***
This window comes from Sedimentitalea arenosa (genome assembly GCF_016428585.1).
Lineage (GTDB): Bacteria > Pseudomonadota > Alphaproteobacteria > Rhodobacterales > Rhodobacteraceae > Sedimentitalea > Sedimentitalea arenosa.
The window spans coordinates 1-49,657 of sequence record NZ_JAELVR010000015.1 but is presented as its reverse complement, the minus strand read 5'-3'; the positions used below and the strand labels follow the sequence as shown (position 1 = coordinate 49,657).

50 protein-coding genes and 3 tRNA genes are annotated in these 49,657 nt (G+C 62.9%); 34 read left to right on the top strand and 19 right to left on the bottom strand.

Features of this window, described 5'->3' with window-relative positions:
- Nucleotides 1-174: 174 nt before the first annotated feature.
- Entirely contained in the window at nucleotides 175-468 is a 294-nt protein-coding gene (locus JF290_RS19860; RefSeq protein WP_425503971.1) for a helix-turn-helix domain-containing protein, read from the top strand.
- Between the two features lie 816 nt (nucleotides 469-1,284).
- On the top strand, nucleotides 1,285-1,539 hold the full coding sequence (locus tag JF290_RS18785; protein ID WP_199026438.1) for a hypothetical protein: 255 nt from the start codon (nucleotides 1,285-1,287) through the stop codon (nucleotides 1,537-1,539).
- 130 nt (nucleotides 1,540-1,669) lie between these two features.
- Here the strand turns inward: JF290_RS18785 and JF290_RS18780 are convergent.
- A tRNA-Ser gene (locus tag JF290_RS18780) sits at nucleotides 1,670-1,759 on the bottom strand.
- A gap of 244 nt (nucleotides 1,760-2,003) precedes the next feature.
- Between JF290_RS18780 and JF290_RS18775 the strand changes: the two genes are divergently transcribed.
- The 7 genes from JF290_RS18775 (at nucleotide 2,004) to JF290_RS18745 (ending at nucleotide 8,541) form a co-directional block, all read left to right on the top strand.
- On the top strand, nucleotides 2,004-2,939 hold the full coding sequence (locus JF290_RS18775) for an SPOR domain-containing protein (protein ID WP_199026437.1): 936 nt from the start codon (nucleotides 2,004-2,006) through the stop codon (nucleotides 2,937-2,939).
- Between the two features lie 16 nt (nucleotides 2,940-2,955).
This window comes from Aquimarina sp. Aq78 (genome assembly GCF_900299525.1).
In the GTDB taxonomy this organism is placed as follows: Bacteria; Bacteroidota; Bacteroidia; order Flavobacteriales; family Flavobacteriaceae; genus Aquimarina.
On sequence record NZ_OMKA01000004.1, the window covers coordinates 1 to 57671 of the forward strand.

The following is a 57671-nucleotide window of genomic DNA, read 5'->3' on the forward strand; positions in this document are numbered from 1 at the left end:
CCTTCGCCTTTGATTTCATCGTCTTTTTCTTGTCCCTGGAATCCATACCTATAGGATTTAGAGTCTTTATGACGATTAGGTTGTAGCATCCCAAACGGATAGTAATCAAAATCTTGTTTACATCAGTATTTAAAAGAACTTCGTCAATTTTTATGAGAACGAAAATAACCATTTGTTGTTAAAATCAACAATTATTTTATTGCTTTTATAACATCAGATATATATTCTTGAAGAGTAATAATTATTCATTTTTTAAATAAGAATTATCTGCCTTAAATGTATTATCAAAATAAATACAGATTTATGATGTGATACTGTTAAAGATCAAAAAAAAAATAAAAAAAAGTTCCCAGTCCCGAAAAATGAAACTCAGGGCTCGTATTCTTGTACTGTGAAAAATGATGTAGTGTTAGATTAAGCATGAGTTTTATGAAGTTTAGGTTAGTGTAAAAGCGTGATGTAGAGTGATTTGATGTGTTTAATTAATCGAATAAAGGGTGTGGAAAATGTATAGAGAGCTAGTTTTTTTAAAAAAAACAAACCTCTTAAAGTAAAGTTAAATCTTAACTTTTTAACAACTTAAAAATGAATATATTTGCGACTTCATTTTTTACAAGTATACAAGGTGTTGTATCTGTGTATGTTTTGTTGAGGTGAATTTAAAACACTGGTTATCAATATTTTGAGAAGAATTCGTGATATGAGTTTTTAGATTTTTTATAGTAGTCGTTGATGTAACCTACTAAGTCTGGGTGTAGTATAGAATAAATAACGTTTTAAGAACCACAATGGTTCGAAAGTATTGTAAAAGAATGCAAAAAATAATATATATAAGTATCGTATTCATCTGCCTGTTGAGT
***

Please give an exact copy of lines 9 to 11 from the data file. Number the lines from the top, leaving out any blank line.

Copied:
- On the top strand, nucleotides 1,285-1,539 hold the full coding sequence (locus tag JF290_RS18785; protein ID WP_199026438.1) for a hypothetical protein: 255 nt from the start codon (nucleotides 1,285-1,287) through the stop codon (nucleotides 1,537-1,539).
- 130 nt (nucleotides 1,540-1,669) lie between these two features.
- Here the strand turns inward: JF290_RS18785 and JF290_RS18780 are convergent.